In an exclusive interview with SBS Punjabi, Usman Qadir talks about favouritism in Pakistan cricket, the memorable 1989 match in which a debutant Tendulkar demolished his father’s bowling and more.
He minces no words while expressing his disgruntlement towards Pakistan cricket. He also doesn’t shy away from sharing his dream of playing for Australia.
Meet Usman Qadir, son of the legendary Pakistani leg spinner, Abdul Qadir, who says he has bid farewell to his home country and is now playing for Perth Scorchers in Australia’s Big Bash League (BBL). On his debut, he took 3/50.
A leg spinner, the 25-year-old Usman, is quite literally his father’s son. “My father is also my coach. And because of his lessons and scolding, I am what I am today,” a confident-sounding Usman tells SBS Punjabi.
A few minutes into the conversation, one begins to feel that when Perth Scorchers hired him in 2018, Usman didn’t just board a flight from Pakistan to Australia but also let his dreams fly.
“I dream to play for Australia in the 2020 T20 World Cup, Insha’Allah. I was also offered Australia’s nationality in 2013 and I’m soon going to apply for permanent residency. If Cricket Australia want me to play for the country, I’m hopeful they’ll get me a fast-tracked Australian citizenship,” says Usman referring to the Distinguished talent visa which he is eyeing.
He blames the culture of favouritism in Pakistan Cricket Board (PCB), coupled with his father’s honest views about it, for his inability to make his mark in his home country.
“In Pakistan, I was punished for being my father’s son. My performance was very good which earned me a berth in teams like Under-15, Under-19, Pakistan A, First Class and then in Pakistan Super League’s Lahore Qalandars. I once took seven wickets including a hat-trick. Despite that, I was made to sit on the bench for two seasons." In 2016, Usman was selected by Lahore Qalandars for their Player Development Program, in which, after emerging as the highest wicket-taker, he was selected to captain the team for their Sydney tour in which they competed with Sydney Thunder and Sydney Sixers. He was then selected for PSL and Emirates Cup as Lahore Qalandars captain yet again in 2017.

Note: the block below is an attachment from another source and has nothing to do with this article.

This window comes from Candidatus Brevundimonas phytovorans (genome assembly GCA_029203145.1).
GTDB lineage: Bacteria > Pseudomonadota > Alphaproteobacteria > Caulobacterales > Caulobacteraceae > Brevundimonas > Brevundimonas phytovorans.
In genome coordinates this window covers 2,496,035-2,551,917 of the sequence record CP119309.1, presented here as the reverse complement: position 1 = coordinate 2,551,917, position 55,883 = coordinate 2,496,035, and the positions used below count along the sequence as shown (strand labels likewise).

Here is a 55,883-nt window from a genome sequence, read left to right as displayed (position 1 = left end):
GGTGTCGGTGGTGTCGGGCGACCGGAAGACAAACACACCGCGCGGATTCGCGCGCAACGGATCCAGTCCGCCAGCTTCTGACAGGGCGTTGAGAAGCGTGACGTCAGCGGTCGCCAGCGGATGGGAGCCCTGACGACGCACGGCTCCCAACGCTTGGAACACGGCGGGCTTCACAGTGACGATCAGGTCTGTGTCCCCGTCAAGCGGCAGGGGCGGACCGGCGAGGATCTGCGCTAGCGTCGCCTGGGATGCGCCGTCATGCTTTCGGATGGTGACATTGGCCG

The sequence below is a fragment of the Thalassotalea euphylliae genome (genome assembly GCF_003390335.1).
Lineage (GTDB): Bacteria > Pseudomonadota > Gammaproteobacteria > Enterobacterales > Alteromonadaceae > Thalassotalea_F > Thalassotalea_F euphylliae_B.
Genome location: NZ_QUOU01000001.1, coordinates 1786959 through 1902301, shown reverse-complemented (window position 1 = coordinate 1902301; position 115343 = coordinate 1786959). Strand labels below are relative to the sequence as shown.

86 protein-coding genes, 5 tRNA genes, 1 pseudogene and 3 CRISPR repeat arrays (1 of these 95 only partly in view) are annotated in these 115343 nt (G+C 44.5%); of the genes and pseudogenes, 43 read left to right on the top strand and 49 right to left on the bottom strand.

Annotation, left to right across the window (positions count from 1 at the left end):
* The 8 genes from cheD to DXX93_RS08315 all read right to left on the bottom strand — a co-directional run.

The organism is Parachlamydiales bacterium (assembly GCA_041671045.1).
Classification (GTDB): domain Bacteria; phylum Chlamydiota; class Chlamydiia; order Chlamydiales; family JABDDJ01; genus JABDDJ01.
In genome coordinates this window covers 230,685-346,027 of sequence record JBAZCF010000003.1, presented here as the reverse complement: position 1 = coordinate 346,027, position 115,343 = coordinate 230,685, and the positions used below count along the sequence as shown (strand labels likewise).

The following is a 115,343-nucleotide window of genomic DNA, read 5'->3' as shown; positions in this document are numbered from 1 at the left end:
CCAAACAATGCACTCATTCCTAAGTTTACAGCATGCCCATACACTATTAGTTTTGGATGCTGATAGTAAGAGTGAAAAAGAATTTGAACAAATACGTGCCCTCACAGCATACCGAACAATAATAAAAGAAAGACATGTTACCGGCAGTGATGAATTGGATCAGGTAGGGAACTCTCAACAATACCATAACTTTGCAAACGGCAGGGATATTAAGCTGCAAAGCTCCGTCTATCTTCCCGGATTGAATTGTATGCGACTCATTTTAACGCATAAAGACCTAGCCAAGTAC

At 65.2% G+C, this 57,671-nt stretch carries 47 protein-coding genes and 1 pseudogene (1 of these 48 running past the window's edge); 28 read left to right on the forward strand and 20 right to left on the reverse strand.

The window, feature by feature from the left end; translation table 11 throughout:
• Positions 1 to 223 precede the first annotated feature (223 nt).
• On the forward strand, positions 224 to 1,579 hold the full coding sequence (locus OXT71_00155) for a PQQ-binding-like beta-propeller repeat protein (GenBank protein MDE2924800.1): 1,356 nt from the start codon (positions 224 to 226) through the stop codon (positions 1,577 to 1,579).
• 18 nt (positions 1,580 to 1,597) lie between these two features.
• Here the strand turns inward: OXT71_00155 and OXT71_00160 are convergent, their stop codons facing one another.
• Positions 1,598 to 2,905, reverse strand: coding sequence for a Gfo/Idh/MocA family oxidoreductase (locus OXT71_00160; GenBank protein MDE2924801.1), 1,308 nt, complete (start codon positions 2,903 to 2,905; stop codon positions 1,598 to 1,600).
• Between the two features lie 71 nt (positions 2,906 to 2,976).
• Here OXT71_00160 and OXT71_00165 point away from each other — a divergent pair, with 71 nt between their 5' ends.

"I told my father that I don’t want to spoil my future by continuing in Pakistan. He dissuaded me for a long time and egged me on to retain the hope and pride for playing for Pakistan one day. But I had seen how favouritism in Pakistan cricket had ruined the careers of my three brothers. Eventually, he supported my decision to leave the country,” says Usman who now lives in Perth with his wife Sobia.
Any mention of Usman’s legendary father, Abdul Qadir, will be incomplete without discussing the 1989 Peshawar game, in which India’s deified cricketer, Sachin Tendulkar – then a 16-year-old debutant – hit him like there was no tomorrow. The stuff of legend, that innings introduced Tendulkar to the world as he scored 53 off 18 balls, of which he hit four sixes and a boundary in the single over that Abdul bowled. Usman gives the story away.
“This is as I’ve heard it from Abbu (father in Urdu). The match between India and Pakistan had been abandoned due to bad weather. What remained, was an exhibition match. Abbu said it was Tendulkar’s debut whereas Abbu intended to retire very soon. So, he went up to Tendulkar and told him that he had seen a spark in him. If he bats well at Abdul Qadir’s bowling, he’ll earn a name in the world. And that’s exactly what happened,” says Usman, who also claims to be his father’s fan.
Usman’s father Abdul Qadir is known for the brutally honest views he expresses in the media about the internal dynamics of the PCB. He made no bones while talking of the lack of independence he experienced as the PCB’s chief selector, a post from which he stepped down in protest in 2009. Usman believes his father’s honesty became the bane of his career.
“It was reverse favouritism in my case. I played well, but I was Abdul Qadir’s son,” says Usman who goes on to mention an instance where his father, then PCB’s chief selector, got his name struck off the list of selected players for Pakistan A because “Abbu believed people will blame him for favouring his son. And Abbu has never let anyone point a finger at him,” says the proud son of an illustrious father.
He signs off by saying that he will remain in Australia for good. “If I play well in Australia, I’ll earn a name in cricket here. Otherwise, I’ll pick up a job like most people do here. But I’m not going back. And I don’t miss Pakistan at all.”
Click on the player at the top of the page to listen to this interview in Punjabi.